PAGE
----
 kidney produces erythropoietin and renin
 Erythropoietin stimulates red blood cell production in bone
marrow
 Renin, a proteolytic enzyme, is secreted into blood and converts
angiotensinogen to angiotensin I which is then converted to
angiotensin II by angiotensin-converting enzyme (ACE) in lungs
and other tissues
o renin-angiotensin system is critical for fluid-electrolyte
homeostasis and long-term blood pressure regulation
 Renal tubules also convert 25-hydroxyvitamin D to active 1,25-
dihydroxyvitamin D, which can act on kidney, intestine, and
bone to regulate calcium homeostasis
Marc Imhotep Cray, M.D. 18
Functions of Kidneys cont.
5. Metabolism:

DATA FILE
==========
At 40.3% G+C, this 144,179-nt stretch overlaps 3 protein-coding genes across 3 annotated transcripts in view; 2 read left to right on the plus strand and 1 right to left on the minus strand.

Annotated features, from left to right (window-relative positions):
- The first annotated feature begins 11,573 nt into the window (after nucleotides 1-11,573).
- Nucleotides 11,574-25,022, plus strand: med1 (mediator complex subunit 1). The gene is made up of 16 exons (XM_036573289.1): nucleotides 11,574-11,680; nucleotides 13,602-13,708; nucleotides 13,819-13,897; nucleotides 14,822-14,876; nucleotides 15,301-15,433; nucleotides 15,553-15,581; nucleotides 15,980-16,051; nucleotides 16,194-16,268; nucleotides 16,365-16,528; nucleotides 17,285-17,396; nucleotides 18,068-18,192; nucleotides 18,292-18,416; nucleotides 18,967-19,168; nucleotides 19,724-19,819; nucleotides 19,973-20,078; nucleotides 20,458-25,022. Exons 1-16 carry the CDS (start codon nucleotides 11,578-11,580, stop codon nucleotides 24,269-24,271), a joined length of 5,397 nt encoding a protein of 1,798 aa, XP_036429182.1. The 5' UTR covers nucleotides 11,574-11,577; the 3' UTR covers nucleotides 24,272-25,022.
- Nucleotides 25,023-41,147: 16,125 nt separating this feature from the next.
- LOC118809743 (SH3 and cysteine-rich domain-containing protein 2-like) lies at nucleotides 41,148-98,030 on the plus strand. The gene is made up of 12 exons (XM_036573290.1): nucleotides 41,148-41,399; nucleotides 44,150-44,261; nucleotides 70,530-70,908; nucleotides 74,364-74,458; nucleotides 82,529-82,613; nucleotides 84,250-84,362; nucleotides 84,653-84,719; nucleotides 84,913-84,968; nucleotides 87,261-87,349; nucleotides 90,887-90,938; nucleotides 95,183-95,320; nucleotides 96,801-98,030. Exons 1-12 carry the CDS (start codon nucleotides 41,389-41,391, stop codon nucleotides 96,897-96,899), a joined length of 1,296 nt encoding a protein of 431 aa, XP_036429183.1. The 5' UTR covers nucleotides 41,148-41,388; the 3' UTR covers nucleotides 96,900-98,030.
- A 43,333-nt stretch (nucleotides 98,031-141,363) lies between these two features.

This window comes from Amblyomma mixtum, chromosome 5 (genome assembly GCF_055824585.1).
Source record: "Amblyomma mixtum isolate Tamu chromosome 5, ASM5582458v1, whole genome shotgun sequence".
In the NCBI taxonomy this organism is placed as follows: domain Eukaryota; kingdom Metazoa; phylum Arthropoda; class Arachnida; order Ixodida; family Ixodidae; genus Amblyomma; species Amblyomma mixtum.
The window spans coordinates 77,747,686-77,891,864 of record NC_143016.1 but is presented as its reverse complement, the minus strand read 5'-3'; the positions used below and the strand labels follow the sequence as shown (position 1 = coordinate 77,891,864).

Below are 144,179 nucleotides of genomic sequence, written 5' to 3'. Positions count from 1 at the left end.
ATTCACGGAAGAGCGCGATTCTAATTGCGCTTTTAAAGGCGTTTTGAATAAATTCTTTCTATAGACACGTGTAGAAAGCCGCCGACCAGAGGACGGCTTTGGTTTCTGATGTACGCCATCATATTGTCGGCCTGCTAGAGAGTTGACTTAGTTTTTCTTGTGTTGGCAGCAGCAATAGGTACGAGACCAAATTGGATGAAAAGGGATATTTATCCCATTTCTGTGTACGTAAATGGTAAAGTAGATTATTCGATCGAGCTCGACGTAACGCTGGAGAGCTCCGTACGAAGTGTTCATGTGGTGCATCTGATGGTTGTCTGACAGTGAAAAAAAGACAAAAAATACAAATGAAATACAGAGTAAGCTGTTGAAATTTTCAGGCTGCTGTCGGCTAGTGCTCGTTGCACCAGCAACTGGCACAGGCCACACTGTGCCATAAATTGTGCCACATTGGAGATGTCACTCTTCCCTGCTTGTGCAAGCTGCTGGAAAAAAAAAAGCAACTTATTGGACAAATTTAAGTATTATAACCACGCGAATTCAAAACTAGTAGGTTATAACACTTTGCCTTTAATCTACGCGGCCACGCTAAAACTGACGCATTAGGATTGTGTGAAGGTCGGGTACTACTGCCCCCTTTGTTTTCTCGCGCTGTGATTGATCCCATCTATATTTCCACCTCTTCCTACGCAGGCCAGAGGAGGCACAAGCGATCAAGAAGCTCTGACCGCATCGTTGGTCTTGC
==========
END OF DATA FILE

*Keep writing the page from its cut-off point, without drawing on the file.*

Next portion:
 Renal production of ammonia through ammoniagenesis has an
important role in acid-base homeostasis

 Kidney, like the liver, has ability to produce glucose through
gluconeogenesis

Marc Imhotep Cray, M.D. 19
Microscopic Anatomy: The Nephron
 Each kidney contains approximately 1 to 2.5 million tubular
nephrons (Greek nephros, meaning kidney)

 A nephron originates in glomerular apparatus

 part adjoining this corpuscle is termed proximal convoluted
tubule because of its tortuous course that remains close to its
point of origin

 Tubule then straightens in direction of center of kidney and
forms Henle loop, by making a hairpin turn and returning to
vascular pole of its parent renal corpuscle
Marc Imhotep Cray, M.D. 20
Nephron (2)
 The Henle loop extends to distal convoluted tubule and then to
collecting tubule

 Collecting tubules unite to form larger collecting ducts